“Insanity”

If I ever write an autobiography, I would probably call it “Insanity” (either that, or “Let Me Poop in Peace”–those of you who are parents, will know what I’m talking about)—for many reasons.  Here is a tip-of-the-iceberg, non-comprehensive list of some of the top reasons—I just started my seventh year as a postdoc (second postdoc, started my sixth year in the current lab).  “Now, why would someone do something like that”—I ask myself almost every day.  I don’t have a good answer.  “I love science” is part of it.  “This is the best time of [my?] an academic scientist’s life.”  Well, maybe.  I haven’t quite figured out what the other parts are yet.  I also had twins during my postdoc, “what kind of an insane person would do this?!” –one might inquire?  Well, as it turns out, Mother Nature is quite hilarious like that, one day you get pregnant, the next day (well, not literally, I had a couple of weeks to get used to the idea of growing a human body inside my uterus) you find out it’s twins.  Identical.  Without any warning signs.  I thought if I ever had twins (and no, I’m not that woman who always secretly wished she had twins), the universe would send me a sign.  Like cells in my tissue culture flasks would migrate together, in a tarot card/tea leaf formation (is that even a thing?), or the centrifuge would get an error code on it during one of my spins, you know like one of those “lid not latched” signs, except for me it would read “YOU ARE PREGNANT. WITH TWINS. AHAHAHA.”  So here I am, a seventh-year postdoc, and twin mom.  Yes, “Insanity” is what I would call my story.

“Insanity” also happens to be the name of a really intense exercise program, which I happen to really like.  Sometimes I need someone burly (and good-looking) to yell at me from the screen.  At times, when I felt like I was losing my mind, trying to juggle motherhood, lack of sleep, trying to be a [good-enough] scientist, and a[n ok] wife, exercise was the only thing that got me through the day.  So this is a story about all that stuff.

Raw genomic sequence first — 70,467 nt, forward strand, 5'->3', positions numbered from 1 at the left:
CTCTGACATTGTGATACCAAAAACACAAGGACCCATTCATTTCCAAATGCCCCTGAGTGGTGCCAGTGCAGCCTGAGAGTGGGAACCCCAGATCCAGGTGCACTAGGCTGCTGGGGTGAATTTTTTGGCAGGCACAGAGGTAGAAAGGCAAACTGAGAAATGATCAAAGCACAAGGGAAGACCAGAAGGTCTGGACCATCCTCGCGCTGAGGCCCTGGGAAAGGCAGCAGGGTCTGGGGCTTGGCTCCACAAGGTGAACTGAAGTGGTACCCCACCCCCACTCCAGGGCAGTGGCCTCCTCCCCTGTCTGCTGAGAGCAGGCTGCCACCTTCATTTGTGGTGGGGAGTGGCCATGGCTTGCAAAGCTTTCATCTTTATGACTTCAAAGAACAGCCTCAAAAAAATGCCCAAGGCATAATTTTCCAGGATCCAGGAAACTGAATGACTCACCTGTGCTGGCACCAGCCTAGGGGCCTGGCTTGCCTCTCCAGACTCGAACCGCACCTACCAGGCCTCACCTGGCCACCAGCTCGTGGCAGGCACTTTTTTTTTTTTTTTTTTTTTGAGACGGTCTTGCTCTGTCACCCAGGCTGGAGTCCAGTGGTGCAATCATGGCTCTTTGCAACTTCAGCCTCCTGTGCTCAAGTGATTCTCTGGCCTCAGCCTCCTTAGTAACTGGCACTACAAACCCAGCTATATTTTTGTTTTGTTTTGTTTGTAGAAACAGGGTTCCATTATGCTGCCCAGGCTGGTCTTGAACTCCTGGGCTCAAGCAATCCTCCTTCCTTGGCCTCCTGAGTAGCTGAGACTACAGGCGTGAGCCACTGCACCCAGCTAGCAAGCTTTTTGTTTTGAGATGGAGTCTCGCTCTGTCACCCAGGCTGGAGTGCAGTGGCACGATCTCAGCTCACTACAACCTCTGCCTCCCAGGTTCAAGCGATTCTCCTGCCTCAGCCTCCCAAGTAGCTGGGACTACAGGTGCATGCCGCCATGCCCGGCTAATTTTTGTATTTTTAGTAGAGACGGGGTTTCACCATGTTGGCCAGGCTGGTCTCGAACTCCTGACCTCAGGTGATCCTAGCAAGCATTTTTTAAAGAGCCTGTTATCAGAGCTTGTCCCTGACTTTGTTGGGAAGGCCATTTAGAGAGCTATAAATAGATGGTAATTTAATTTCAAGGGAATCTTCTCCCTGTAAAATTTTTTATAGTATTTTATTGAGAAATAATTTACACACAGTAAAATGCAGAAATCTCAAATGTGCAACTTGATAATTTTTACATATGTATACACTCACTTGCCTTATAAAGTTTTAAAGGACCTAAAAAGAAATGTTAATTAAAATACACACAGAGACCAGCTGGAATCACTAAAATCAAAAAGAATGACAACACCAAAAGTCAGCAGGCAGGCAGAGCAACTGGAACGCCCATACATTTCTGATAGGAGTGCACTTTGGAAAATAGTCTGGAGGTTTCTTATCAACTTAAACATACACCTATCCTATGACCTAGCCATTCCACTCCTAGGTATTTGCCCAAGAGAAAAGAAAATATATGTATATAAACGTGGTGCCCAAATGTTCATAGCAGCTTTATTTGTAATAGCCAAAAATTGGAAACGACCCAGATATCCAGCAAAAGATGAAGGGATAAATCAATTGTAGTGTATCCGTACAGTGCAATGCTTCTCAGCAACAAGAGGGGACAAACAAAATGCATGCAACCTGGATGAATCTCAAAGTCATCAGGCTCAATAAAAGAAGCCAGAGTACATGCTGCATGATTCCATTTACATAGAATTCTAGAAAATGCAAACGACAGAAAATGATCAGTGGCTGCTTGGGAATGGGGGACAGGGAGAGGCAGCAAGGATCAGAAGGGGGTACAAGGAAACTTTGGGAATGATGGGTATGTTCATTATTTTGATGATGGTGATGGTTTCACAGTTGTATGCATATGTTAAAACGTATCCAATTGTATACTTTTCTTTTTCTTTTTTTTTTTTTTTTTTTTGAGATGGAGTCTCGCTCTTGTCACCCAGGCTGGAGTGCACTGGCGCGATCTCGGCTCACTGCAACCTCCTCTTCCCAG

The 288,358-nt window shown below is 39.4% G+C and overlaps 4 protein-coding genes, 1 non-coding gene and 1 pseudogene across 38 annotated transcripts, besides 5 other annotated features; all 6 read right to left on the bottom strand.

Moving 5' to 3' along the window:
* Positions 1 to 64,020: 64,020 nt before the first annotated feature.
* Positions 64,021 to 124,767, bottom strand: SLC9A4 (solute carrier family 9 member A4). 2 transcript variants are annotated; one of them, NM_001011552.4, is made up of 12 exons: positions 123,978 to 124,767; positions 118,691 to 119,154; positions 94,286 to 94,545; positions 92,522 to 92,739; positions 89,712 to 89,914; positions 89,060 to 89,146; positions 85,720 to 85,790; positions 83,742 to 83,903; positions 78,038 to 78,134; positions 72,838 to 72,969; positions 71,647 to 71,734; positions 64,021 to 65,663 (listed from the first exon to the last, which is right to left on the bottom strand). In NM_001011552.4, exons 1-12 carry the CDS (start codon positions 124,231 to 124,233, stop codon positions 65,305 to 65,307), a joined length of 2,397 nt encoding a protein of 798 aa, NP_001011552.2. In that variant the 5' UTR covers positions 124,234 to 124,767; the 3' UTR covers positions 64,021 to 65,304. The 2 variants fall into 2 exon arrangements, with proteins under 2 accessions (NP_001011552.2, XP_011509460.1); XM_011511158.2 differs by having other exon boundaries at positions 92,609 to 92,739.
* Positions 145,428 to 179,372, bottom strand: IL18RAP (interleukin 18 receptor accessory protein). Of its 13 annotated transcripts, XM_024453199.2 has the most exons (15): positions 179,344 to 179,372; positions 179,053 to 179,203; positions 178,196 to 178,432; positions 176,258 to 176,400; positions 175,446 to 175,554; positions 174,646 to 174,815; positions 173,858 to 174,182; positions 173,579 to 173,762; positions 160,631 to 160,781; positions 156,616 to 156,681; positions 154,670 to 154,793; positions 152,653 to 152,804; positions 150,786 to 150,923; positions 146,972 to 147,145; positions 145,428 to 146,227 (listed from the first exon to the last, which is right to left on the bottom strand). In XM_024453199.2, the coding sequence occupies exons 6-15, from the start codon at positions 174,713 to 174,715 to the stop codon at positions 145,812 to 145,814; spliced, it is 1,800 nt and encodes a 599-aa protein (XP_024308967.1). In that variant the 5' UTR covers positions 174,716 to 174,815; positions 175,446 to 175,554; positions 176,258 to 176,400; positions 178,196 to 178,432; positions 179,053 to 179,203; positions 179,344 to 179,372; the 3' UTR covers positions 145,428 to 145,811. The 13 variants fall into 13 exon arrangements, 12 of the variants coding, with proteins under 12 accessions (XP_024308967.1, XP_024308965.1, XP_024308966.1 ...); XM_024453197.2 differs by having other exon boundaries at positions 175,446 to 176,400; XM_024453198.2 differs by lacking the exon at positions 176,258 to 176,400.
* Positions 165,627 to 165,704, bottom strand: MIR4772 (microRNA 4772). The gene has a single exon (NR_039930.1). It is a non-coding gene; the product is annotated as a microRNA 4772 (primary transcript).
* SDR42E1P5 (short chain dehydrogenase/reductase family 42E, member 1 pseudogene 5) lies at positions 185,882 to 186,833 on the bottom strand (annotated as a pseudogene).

Now that my twins are four years old (really? where did the time go?), I have gotten used to the idea of being a mother, and a postdoc.  At least, I think I have gotten used to it.  The last four years have been a blur.  A fog.  Also a whirlwind roller coaster ride.  Did that even happen to me?.. [pretty sure it did].  The reason I think it did all happen, is because I have pictures as proof (aw, my babies were so sweet, and never ever cried (especially at night, every THREE DAMN HOURS FOR THE FIRST SIXTEEN MONTHS OF THEIR LIVES), and never ever explosively pooped (or did they?)).  And because I found this post I wrote on my Facebook page in August of 2013 (my boys would’ve been just about three).  I thought the nature of the story might be appropriate to include here.  I believe the world could indulge in a tale about the other, more or less comical side of a mother/postdoc/scientist’s life.  Enjoy.

Flashback to August 2013, on a “nanny day off” day:

“How I almost got to do Insanity (the exercise kind, not the autobiography kind) today.”